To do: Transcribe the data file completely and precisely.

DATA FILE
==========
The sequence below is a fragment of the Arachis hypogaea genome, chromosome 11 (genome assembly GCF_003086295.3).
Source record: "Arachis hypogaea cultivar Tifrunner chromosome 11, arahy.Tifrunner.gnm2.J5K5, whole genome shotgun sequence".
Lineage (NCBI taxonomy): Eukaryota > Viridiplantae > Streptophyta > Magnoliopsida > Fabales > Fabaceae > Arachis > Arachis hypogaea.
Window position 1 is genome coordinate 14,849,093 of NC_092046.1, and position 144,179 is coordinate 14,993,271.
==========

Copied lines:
The sequence below is a fragment of the Arachis hypogaea genome, chromosome 11 (genome assembly GCF_003086295.3).
Source record: "Arachis hypogaea cultivar Tifrunner chromosome 11, arahy.Tifrunner.gnm2.J5K5, whole genome shotgun sequence".
Lineage (NCBI taxonomy): Eukaryota > Viridiplantae > Streptophyta > Magnoliopsida > Fabales > Fabaceae > Arachis > Arachis hypogaea.
Window position 1 is genome coordinate 14,849,093 of NC_092046.1, and position 144,179 is coordinate 14,993,271.